Once I had the basic idea – namely, following the brain disease epidemic that destroyed civilisation, adolescents go into a coma and emerge either with special powers or as dangerous Ferals – the choice of YA was made for me. The logical time for this Changing to occur was at the onset of puberty, so the main characters (twins Arika and Narrah – a girl and a boy) are 13 years old. Arika and Narrah can read and write, but they have always lived in a small, isolated non-industrial settlement, and their language and thoughts are conditioned by their limited knowledge of the world. In CHILDREN, we see everything from the twins’ viewpoint, so the style in which their story is told necessarily had to be simple and clear. That fits perfectly with the Young Adult audience.
3. What was it about this story that made you say — yup, this is the one?
CHILDREN OF THE DIFFERENT leaped into my mind almost fully formed once I had the basic idea. Of all my novels, CHILDREN was by far the easiest and quickest to write, at least as far as the first draft was concerned.

I am an obsessive reviser, so that was four years ago, during which time there have been long pauses while I was revising other novels, or even – surprisingly enough – taking some time off from revision. Still, the first draft of CHILDREN virtually wrote itself – every day when I needed a scene, it was there ready-made.
I had never written about Australia before, so probably, without realising it, I had a great amount of background knowledge ready to use. My other novels are quasi-historical fantasy and required a lot of research.

I think the main characters really wanted to tell their story, as well.

4. You’ve been doing the SF/F blog thing for a while now — how has that helped you as a novelist??
The style of writing that works on a blog is completely different from what fiction requires, so I see them as two separate skills. As I said before, I have written novels for many years, so my fiction style was probably formed in large part before I started blogging.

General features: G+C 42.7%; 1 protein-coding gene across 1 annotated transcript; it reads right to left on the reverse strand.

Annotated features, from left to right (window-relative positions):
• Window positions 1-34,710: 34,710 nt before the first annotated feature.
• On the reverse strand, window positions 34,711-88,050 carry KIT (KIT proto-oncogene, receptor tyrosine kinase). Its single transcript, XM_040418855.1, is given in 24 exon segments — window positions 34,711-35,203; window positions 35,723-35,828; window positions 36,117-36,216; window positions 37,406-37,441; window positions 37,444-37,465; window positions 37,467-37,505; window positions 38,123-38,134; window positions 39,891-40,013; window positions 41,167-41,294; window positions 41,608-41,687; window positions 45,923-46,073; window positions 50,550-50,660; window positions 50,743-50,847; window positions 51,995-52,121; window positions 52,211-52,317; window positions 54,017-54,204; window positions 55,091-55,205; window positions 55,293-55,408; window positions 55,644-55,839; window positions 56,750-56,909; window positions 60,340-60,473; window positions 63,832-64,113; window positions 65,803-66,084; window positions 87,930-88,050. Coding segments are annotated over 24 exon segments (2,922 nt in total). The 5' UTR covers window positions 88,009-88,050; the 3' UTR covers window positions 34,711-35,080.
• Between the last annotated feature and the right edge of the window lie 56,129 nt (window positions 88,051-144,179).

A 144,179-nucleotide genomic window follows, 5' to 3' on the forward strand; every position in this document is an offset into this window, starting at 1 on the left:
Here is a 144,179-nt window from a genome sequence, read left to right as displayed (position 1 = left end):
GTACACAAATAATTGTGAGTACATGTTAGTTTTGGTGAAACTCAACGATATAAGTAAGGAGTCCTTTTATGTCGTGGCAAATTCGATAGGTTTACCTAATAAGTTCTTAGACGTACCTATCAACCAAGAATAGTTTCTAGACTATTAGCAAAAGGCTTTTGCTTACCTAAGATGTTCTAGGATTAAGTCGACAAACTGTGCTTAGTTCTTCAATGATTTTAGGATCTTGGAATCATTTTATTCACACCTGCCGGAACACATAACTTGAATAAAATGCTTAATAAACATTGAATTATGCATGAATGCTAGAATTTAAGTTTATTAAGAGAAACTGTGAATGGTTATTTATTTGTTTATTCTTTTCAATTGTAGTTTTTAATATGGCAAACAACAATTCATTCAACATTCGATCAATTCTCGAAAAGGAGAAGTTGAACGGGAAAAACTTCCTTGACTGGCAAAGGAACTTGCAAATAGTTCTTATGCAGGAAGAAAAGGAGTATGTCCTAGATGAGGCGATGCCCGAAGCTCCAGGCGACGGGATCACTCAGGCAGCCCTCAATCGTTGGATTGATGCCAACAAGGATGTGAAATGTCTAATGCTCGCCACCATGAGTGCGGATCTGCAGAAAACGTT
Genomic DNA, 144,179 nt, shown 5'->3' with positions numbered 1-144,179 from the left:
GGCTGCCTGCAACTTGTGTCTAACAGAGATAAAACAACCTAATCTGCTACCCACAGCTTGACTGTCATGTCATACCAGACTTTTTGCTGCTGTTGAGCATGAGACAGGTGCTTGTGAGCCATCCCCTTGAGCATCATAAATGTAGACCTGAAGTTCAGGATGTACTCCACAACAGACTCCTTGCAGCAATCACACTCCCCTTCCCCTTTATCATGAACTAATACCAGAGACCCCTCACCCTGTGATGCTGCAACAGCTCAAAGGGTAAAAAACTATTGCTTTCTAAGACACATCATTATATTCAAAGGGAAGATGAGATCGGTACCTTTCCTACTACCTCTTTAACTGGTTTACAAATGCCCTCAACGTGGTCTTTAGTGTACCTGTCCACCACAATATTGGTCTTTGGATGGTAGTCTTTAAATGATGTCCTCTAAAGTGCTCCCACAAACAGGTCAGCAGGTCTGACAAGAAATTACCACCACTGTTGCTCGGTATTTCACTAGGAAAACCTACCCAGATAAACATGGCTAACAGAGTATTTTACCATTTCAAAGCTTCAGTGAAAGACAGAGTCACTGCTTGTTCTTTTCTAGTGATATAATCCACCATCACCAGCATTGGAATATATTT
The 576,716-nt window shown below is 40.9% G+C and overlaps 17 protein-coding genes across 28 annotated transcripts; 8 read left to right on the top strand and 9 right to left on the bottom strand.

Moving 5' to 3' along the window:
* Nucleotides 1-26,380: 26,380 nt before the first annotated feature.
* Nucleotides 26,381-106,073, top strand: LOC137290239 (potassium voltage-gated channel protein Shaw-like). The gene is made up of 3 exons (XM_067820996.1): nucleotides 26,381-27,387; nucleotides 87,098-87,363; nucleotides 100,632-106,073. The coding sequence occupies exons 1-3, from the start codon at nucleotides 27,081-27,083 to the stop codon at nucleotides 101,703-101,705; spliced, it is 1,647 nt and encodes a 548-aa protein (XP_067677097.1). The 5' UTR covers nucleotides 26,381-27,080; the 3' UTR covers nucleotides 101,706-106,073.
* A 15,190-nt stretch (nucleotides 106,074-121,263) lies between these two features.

Blogging certainly keeps you up with the latest books and what people are saying about them, and the skills of writing blog posts is essential for trying to publicise your fiction. Setting up a blog also brought me out of my corner, where I had been writing for years, and got me into contact with lots of cool people who have helped and encouraged me.

5. What’s the one (or two) book/movie/show in the last 5 years that made you say, “I wish I’d written that?”
Wool by Hugh Howey. A very clever dystopian idea, and also a book that helped to revolutionise the self-publishing industry.
6. Aside from a burning desire to buy copies to give away as gifts, what are you hoping your readers take away from this book?
An optimistic post-apocalyptic story like CHILDREN is an important one to tell, for me. It contains a warning about the dangers of technology, together with hope for what our society could achieve if technology were used for good purposes.

CHILDREN also contains a hopeful message that our very young people can achieve great things. Like the twins, adolescents are not stupid, but just lacking in experience, exposed to dangerous influences and struggling to work out who or what they are turning into. It is up to us to give them the best chance we can and leave them the best world we possibly can./td>

7. What’s next for S. C. Flynn?
There has so far been a fair bit of interest from reviewers in seeing more of the world of CHILDREN OF THE DIFFERENT. So, one possibility would be to write a sequel.
The alternative would be to publish one of the completed novels I referred to before. Three of those are of publishable quality, in my opinion, having been through years of editing by professional literary agents, as well as my own fanatical revision.For now, I will wait and see what happens with CHILDREN.
Thanks so much for your time, and I hope your launch week meets with a lot of success.